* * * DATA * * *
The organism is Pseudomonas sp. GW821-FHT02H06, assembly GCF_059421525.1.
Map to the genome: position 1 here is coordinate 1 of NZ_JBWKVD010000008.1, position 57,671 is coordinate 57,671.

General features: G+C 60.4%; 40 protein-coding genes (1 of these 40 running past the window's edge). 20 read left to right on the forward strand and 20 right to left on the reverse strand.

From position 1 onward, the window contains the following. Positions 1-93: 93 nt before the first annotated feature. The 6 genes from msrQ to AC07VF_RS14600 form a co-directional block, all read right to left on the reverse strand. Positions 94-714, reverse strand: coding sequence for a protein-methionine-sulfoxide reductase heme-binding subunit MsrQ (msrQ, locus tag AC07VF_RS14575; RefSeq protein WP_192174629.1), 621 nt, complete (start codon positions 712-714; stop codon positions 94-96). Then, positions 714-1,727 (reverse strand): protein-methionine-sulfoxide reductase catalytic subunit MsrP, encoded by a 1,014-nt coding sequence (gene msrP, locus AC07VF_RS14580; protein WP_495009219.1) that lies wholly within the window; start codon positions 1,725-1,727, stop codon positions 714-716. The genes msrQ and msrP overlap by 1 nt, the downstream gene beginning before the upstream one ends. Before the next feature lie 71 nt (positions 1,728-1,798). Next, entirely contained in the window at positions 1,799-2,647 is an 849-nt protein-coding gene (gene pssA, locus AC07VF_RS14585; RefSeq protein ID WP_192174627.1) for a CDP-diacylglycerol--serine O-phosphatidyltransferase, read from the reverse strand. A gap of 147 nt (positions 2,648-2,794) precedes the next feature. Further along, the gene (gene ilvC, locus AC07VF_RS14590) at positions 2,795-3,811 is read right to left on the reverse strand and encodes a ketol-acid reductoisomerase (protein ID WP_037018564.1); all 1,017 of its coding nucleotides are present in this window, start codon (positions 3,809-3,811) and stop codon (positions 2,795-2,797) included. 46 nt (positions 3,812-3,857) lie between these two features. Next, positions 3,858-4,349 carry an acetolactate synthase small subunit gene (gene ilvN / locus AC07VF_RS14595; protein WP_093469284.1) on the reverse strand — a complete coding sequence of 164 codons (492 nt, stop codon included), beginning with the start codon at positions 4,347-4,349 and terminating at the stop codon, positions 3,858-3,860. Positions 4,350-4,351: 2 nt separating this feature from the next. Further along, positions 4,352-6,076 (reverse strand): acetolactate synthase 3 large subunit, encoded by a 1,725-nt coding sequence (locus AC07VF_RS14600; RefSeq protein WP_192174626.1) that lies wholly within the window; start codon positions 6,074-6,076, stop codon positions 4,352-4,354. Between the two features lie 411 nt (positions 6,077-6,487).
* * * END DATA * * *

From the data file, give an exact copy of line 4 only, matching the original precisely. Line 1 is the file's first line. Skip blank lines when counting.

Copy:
From position 1 onward, the window contains the following. Positions 1-93: 93 nt before the first annotated feature. The 6 genes from msrQ to AC07VF_RS14600 form a co-directional block, all read right to left on the reverse strand. Positions 94-714, reverse strand: coding sequence for a protein-methionine-sulfoxide reductase heme-binding subunit MsrQ (msrQ, locus tag AC07VF_RS14575; RefSeq protein WP_192174629.1), 621 nt, complete (start codon positions 712-714; stop codon positions 94-96). Then, positions 714-1,727 (reverse strand): protein-methionine-sulfoxide reductase catalytic subunit MsrP, encoded by a 1,014-nt coding sequence (gene msrP, locus AC07VF_RS14580; protein WP_495009219.1) that lies wholly within the window; start codon positions 1,725-1,727, stop codon positions 714-716. The genes msrQ and msrP overlap by 1 nt, the downstream gene beginning before the upstream one ends. Before the next feature lie 71 nt (positions 1,728-1,798). Next, entirely contained in the window at positions 1,799-2,647 is an 849-nt protein-coding gene (gene pssA, locus AC07VF_RS14585; RefSeq protein ID WP_192174627.1) for a CDP-diacylglycerol--serine O-phosphatidyltransferase, read from the reverse strand. A gap of 147 nt (positions 2,648-2,794) precedes the next feature. Further along, the gene (gene ilvC, locus AC07VF_RS14590) at positions 2,795-3,811 is read right to left on the reverse strand and encodes a ketol-acid reductoisomerase (protein ID WP_037018564.1); all 1,017 of its coding nucleotides are present in this window, start codon (positions 3,809-3,811) and stop codon (positions 2,795-2,797) included. 46 nt (positions 3,812-3,857) lie between these two features. Next, positions 3,858-4,349 carry an acetolactate synthase small subunit gene (gene ilvN / locus AC07VF_RS14595; protein WP_093469284.1) on the reverse strand — a complete coding sequence of 164 codons (492 nt, stop codon included), beginning with the start codon at positions 4,347-4,349 and terminating at the stop codon, positions 3,858-3,860. Positions 4,350-4,351: 2 nt separating this feature from the next. Further along, positions 4,352-6,076 (reverse strand): acetolactate synthase 3 large subunit, encoded by a 1,725-nt coding sequence (locus AC07VF_RS14600; RefSeq protein WP_192174626.1) that lies wholly within the window; start codon positions 6,074-6,076, stop codon positions 4,352-4,354. Between the two features lie 411 nt (positions 6,077-6,487).